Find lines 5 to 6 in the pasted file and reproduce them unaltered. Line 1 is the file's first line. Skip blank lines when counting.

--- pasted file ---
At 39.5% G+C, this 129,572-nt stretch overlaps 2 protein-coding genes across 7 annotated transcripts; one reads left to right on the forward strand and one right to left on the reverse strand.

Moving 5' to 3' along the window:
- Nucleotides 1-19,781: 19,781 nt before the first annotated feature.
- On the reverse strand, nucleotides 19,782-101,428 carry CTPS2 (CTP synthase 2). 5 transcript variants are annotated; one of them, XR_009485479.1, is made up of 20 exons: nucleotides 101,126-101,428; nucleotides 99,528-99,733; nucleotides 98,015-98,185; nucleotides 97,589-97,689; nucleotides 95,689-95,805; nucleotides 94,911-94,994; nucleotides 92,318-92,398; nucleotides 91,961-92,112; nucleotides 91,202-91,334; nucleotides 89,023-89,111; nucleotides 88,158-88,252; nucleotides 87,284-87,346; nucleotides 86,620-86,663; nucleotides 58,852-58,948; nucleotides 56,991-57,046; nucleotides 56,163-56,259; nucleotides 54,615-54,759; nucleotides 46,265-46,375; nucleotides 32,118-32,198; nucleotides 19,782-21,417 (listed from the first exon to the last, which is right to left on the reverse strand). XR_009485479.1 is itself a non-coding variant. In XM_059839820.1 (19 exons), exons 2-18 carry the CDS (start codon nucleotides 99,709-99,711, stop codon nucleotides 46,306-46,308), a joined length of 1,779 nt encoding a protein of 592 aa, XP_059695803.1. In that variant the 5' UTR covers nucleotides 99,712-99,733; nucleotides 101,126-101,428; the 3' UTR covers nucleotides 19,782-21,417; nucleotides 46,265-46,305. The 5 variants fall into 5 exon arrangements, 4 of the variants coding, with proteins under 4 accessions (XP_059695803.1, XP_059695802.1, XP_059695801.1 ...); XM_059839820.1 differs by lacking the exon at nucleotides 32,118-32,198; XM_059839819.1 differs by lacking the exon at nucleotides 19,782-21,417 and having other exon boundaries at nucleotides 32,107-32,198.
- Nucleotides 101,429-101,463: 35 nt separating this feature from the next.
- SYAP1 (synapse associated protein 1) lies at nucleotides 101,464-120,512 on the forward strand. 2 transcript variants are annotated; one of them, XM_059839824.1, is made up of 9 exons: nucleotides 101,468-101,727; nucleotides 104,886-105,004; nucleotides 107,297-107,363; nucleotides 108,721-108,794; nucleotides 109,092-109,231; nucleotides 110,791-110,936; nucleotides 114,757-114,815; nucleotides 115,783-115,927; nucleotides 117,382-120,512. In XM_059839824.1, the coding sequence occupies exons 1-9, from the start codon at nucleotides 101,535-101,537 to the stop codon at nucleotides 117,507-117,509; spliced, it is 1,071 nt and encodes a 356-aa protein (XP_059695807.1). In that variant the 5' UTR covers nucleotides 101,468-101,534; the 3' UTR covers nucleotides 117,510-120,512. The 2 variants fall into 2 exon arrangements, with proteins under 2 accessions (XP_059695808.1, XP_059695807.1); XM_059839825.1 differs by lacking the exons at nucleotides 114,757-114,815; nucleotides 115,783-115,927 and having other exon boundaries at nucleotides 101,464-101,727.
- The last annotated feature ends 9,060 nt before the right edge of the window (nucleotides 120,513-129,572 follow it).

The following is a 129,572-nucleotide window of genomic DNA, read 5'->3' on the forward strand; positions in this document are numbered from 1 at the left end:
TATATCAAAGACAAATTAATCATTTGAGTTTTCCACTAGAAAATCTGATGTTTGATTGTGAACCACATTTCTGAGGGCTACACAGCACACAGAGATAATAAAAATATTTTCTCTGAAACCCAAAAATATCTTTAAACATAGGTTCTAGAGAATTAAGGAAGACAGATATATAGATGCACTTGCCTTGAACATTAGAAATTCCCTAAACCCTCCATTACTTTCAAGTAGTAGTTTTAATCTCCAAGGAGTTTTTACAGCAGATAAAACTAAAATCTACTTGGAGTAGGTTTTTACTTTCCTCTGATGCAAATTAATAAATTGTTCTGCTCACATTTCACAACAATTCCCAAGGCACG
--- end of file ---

- Nucleotides 101,429-101,463: 35 nt separating this feature from the next.
- SYAP1 (synapse associated protein 1) lies at nucleotides 101,464-120,512 on the forward strand. 2 transcript variants are annotated; one of them, XM_059839824.1, is made up of 9 exons: nucleotides 101,468-101,727; nucleotides 104,886-105,004; nucleotides 107,297-107,363; nucleotides 108,721-108,794; nucleotides 109,092-109,231; nucleotides 110,791-110,936; nucleotides 114,757-114,815; nucleotides 115,783-115,927; nucleotides 117,382-120,512. In XM_059839824.1, the coding sequence occupies exons 1-9, from the start codon at nucleotides 101,535-101,537 to the stop codon at nucleotides 117,507-117,509; spliced, it is 1,071 nt and encodes a 356-aa protein (XP_059695807.1). In that variant the 5' UTR covers nucleotides 101,468-101,534; the 3' UTR covers nucleotides 117,510-120,512. The 2 variants fall into 2 exon arrangements, with proteins under 2 accessions (XP_059695808.1, XP_059695807.1); XM_059839825.1 differs by lacking the exons at nucleotides 114,757-114,815; nucleotides 115,783-115,927 and having other exon boundaries at nucleotides 101,464-101,727.